Income tax administration gets shake-up
It’s not just technical tax talk. Recent proposals could have a major impact on income tax liabilities.
The government is currently discussing proposals for what’s called income tax basis period reform, something entailing fundamental change for unincorporated businesses. There are also discussions on whether the UK tax year itself should change. A year end of 31 December or 31 March, rather than 5 April, has been suggested.
It’s not often that the tax administration framework gets an overhaul, and many of the suggestions need to be seen in the context of the move towards Making Tax Digital for income tax (MTD ITSA). This takes effect in three stages, starting from 6 April 2024 for most self-employed businesses and landlords, and 6 April 2025 for partnerships with only individuals as partners. Other partnerships enter at a later, unspecified date. The recently-published regulations stipulate that fixed quarters, rather than quarters based on the individual accounting year of the business, will be used to report to HMRC. This puts the spotlight on the choice of accounting year end, and it may be prudent to review this as part of your MTD preparation.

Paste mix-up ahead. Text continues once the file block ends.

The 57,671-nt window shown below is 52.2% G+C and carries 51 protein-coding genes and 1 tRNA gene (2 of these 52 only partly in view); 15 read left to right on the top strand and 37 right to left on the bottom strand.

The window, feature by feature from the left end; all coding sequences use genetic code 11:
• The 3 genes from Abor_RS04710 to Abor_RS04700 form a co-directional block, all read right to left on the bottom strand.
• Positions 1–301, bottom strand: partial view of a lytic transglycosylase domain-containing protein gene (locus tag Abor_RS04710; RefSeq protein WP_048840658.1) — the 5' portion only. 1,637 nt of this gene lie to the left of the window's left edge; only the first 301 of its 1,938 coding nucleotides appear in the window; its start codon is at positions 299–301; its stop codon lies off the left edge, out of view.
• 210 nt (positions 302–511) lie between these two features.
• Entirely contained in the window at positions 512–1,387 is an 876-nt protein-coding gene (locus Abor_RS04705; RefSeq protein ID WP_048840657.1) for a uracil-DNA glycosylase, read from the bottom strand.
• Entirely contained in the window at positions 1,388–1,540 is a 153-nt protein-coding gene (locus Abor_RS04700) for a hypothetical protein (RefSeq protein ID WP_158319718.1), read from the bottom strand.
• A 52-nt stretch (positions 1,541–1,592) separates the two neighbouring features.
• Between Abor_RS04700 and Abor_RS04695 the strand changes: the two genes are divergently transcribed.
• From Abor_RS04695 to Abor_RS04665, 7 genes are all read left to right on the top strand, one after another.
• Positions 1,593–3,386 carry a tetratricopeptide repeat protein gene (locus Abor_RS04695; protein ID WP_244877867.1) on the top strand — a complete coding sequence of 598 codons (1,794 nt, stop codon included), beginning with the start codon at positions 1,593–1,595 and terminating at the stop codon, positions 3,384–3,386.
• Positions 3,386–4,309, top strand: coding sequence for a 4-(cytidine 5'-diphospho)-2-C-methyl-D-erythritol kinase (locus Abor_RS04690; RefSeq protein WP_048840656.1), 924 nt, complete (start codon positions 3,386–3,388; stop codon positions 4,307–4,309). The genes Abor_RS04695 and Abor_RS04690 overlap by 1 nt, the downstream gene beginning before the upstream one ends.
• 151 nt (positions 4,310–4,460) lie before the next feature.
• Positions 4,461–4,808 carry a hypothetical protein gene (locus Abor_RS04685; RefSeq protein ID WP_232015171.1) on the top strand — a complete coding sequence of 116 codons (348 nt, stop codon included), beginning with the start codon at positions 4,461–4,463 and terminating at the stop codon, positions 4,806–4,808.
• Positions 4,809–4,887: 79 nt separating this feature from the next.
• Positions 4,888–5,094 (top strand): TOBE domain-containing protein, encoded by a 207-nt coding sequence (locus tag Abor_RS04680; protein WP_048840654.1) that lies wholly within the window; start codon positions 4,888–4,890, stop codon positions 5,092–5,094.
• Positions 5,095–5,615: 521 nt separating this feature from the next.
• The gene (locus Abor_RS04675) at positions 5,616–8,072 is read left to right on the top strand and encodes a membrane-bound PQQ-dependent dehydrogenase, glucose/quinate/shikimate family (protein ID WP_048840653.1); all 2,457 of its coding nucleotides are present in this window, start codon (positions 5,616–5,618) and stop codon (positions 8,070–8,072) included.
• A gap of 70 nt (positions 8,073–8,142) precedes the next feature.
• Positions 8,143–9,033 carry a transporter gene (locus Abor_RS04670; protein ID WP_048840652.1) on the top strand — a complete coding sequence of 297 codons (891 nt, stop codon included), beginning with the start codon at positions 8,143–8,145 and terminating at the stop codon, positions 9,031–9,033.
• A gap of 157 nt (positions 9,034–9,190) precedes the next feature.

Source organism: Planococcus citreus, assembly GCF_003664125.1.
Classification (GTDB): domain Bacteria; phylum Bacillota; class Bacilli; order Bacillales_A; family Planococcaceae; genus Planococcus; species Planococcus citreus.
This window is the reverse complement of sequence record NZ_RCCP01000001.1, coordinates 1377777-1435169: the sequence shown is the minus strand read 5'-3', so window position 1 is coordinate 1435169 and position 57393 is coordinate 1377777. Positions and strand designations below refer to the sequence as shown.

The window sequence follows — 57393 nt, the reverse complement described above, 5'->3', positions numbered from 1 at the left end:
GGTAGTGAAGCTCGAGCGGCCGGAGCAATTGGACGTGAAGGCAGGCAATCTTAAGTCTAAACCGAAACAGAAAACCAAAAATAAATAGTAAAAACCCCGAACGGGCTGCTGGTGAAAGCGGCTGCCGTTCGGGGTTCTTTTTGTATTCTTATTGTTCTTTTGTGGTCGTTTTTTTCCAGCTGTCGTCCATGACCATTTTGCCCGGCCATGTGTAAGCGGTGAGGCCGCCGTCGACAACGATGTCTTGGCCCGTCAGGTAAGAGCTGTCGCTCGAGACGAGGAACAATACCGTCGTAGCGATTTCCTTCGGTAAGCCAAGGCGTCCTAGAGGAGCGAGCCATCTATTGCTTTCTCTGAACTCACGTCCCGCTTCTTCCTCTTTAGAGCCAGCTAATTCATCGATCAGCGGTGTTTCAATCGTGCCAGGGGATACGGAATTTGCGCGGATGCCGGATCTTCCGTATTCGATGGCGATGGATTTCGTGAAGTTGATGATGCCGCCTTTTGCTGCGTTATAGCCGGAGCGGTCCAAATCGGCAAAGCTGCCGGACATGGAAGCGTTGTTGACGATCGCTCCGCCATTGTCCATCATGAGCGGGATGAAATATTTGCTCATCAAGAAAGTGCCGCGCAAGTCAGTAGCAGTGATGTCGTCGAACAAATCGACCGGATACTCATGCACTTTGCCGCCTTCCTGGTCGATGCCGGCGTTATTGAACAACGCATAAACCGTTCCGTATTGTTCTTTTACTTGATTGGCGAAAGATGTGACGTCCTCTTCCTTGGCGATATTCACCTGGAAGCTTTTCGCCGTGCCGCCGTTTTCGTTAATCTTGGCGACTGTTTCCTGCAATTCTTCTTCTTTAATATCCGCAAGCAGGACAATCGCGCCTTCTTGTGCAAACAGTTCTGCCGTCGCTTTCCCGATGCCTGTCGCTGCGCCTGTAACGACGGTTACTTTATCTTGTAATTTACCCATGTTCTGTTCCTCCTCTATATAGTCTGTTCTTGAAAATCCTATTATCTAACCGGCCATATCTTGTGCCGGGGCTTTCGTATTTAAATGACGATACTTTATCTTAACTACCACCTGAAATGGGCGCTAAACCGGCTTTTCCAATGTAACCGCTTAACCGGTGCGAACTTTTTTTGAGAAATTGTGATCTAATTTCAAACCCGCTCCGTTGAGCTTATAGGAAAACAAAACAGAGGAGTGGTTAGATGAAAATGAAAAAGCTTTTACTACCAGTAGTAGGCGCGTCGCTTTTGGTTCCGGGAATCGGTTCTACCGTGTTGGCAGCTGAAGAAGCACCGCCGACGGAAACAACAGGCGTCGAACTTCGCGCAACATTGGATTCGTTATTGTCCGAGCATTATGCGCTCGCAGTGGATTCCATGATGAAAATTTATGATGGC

Basis period reform, if implemented as it stands, also has a bearing on the choice of year end. It would end the present system whereby calculations are based on the accounting year of the individual business. Instead, profits (or losses) assessed would be those occurring in the actual tax year, regardless of accounting year end. The new tax year basis would apply from April 2024 at the earliest. There would be a transitional year (2023/24 at the earliest) in which payment of tax would be accelerated. Businesses without a 31 March/5 April year end, would potentially face higher tax bills, and those with higher taxable profits in 2023/24 because of the change would be able to elect to spread the ‘additional’ profit over a period of up to five years.
Businesses with accounting year ends other than 31 March or 5 April would see additional complexity to tax calculations on an ongoing basis and potentially a need to submit estimated returns to meet filing deadlines. A change of accounting year end might be the optimal solution here. Many businesses would also want to consider the practical implications of the transitional year on tax bills.
Whatever last-minute adjustments to timetabling or small print there may be, change is very much in the air. Please be assured we are monitoring all these developments closely and will advise on the latest developments as they impact you.